By Connor Lynch
BROOKE-ALVINSTON — Doug Hills was hardly off the plane for his Cuban vacation when his phone went off. A firefighter as well as a beef and crop farmer in Brooke-Alvinston, he has an app that warns him of fire in the area. He checked and, reading the address, said: “Holy crap!” It was his farm.
Inside of 24 hours he was on a plane heading home.
The Feb. 9 blaze on the Lambton County farm consumed a drive shed and the equipment inside. All told, it dealt about $400,000 in damage, though firefighters managed to keep the fire from spreading to a nearby cattle barn.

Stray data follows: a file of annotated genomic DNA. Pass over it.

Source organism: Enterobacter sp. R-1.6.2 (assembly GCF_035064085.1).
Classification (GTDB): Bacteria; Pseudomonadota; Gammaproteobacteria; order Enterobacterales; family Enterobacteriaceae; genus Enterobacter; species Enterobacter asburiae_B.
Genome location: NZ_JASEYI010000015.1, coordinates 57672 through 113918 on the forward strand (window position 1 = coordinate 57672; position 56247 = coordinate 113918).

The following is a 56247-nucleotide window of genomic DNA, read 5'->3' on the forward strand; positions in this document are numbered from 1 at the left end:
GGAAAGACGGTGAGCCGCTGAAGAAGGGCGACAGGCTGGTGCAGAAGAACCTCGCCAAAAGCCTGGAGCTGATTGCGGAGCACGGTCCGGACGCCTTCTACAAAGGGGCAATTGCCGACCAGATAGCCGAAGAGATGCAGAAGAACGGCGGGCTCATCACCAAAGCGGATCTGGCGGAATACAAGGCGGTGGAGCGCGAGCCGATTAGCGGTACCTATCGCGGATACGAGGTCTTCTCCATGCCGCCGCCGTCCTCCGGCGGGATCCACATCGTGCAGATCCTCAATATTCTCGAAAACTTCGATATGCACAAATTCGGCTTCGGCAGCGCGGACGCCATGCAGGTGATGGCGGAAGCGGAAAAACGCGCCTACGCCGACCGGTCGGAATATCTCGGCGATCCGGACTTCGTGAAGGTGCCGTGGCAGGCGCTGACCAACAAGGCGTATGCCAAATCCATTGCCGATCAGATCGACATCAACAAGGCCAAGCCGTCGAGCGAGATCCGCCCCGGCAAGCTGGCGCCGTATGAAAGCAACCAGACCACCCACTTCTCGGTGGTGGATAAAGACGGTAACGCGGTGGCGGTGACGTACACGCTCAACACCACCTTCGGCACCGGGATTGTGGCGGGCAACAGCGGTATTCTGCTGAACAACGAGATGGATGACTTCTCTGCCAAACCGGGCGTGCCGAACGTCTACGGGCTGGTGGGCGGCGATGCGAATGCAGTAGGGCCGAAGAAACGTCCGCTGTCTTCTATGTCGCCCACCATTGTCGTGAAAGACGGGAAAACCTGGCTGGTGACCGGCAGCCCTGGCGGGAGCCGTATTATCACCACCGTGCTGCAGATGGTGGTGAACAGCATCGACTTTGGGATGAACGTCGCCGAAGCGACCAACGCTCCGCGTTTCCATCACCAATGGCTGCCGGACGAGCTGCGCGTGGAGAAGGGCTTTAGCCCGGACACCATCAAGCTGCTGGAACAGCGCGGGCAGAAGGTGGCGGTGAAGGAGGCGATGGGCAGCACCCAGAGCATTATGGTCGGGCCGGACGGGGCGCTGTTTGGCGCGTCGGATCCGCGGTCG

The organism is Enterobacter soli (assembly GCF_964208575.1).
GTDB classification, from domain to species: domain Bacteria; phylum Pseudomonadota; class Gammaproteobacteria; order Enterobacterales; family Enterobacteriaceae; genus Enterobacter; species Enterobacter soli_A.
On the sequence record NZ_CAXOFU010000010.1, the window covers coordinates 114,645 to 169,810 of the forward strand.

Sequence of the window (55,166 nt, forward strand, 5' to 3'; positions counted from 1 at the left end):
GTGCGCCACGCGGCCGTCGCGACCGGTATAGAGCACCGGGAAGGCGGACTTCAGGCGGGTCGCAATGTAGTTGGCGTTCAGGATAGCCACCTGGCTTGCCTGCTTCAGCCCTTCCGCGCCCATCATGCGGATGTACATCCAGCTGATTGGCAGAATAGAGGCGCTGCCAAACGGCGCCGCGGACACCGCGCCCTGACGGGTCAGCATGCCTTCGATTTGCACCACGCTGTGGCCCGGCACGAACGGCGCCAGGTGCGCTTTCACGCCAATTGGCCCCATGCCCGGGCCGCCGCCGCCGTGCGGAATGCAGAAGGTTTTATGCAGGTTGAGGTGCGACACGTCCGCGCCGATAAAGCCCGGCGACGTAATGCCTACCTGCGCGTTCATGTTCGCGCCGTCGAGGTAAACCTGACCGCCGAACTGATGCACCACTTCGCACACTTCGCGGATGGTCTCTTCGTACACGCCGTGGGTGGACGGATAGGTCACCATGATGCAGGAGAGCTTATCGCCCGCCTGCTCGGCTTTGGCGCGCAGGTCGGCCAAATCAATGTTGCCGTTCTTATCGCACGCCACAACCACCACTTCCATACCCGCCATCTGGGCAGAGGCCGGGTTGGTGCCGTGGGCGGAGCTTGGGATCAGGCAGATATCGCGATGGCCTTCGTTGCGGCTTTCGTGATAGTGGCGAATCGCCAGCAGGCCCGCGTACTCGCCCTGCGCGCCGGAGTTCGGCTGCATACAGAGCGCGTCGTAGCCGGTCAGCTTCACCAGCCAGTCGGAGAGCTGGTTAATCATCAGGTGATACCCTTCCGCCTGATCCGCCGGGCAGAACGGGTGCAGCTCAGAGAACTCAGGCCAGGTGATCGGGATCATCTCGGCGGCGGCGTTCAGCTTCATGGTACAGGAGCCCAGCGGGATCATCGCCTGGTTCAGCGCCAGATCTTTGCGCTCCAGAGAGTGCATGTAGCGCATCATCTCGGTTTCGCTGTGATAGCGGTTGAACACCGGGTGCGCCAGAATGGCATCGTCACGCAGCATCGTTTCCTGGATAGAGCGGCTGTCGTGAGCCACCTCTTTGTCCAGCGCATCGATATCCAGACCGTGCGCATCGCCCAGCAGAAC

Hills’ son Jake, whom he farms with, noticed the fire after hearing a bang from the drive shed. Going out to investigate, he noticed the popped tires on the John Deere Gator, as well as the flames leaping from its front and the tires of a nearby Kubota tractor. A firefighter himself, he told his wife to call 911 and grabbed a fire extinguisher. But in less than 20 minutes, the shed was fully engulfed.
The shed had five tractors, a combine, a grain buggy, four wagons, and various other smaller machines and miscellaneous tools inside. It was all insured, Hills said.
Firefighters arrived at around 6:30 p.m. and battled the fire for nearly five hours, said Fire Chief Jeff McArthur. With the shed fully ablaze when they arrived, they focused on saving the nearby cattle barn. An investigation didn’t turn up the cause of the fire, though they often don’t, and McArthur said they don’t consider it suspicious.